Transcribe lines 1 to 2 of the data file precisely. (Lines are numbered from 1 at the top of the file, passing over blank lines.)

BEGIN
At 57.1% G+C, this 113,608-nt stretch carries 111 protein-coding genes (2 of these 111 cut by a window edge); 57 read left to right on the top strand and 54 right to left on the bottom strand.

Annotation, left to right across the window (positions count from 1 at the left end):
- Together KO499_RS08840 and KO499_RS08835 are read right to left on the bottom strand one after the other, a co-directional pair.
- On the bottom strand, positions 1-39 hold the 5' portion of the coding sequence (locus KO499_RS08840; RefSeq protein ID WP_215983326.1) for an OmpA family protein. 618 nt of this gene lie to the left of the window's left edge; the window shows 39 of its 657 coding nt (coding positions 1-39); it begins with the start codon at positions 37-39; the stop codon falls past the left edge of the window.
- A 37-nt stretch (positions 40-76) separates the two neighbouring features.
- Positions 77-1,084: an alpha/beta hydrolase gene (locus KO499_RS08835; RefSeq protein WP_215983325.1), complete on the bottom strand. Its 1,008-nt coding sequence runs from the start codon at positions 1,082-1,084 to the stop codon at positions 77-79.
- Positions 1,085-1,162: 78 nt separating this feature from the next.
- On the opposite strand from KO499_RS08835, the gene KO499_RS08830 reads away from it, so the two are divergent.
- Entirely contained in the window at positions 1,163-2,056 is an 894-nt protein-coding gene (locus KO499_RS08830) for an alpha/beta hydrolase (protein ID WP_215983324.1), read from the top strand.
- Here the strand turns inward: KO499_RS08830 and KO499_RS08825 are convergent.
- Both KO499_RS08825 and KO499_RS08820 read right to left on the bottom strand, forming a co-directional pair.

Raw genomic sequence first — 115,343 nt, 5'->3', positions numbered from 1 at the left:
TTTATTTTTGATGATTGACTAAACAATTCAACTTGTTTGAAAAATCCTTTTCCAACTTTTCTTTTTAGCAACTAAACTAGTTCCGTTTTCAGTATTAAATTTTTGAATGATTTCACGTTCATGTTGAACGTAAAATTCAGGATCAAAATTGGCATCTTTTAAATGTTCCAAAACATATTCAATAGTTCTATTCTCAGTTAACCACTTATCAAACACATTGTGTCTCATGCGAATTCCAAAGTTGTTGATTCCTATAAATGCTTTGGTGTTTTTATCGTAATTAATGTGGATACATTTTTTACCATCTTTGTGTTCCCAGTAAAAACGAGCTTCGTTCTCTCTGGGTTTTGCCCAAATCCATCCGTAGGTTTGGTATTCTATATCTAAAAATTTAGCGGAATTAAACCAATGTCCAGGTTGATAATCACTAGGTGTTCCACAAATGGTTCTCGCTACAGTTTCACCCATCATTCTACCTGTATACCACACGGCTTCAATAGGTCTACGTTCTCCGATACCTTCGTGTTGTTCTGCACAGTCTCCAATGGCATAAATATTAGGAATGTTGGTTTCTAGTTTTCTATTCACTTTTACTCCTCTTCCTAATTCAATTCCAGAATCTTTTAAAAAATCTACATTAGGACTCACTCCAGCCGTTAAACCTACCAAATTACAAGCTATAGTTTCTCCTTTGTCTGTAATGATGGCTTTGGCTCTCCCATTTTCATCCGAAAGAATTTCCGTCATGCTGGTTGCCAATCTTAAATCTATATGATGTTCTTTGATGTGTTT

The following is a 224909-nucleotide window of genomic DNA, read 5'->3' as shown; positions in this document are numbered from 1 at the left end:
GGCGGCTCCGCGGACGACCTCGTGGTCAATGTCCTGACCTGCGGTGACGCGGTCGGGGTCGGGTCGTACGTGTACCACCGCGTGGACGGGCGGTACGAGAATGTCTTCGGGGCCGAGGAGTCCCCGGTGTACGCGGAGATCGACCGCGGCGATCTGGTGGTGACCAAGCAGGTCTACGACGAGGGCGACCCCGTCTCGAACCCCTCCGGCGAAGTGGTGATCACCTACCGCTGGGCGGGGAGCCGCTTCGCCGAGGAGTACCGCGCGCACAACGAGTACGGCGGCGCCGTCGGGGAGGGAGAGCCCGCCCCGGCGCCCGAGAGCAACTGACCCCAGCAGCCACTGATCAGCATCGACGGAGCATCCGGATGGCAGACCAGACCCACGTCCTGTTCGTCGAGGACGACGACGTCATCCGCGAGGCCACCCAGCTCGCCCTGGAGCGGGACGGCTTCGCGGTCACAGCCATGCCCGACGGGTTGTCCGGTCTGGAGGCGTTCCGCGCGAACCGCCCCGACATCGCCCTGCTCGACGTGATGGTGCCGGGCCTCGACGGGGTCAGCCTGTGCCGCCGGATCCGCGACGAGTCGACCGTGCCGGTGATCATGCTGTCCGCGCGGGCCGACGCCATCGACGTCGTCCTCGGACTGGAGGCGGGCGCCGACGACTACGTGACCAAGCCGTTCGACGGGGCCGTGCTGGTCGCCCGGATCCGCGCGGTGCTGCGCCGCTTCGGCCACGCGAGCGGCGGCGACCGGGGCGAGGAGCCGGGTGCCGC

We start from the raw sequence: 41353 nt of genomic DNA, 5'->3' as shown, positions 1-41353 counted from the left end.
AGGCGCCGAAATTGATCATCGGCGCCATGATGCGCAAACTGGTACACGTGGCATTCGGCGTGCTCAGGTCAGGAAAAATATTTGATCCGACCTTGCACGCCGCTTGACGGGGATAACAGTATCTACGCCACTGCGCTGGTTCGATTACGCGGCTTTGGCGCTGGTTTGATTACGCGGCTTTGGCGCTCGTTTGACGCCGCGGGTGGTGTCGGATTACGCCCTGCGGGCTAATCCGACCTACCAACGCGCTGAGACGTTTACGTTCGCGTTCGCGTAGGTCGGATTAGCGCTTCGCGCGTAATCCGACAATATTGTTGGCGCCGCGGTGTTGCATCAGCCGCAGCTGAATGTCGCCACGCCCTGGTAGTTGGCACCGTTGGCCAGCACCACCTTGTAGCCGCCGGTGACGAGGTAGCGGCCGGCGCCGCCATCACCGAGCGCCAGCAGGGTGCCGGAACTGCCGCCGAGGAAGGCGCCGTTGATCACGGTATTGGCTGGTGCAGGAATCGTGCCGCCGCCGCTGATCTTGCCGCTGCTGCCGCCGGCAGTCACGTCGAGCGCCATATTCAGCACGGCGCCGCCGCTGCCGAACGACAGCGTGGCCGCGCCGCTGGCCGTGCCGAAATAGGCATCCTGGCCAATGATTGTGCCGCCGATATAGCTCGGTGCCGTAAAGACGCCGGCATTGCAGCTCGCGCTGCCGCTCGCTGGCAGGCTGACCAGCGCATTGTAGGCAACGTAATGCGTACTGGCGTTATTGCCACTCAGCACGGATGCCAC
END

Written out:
At 57.1% G+C, this 113,608-nt stretch carries 111 protein-coding genes (2 of these 111 cut by a window edge); 57 read left to right on the top strand and 54 right to left on the bottom strand.

Annotation, left to right across the window (positions count from 1 at the left end):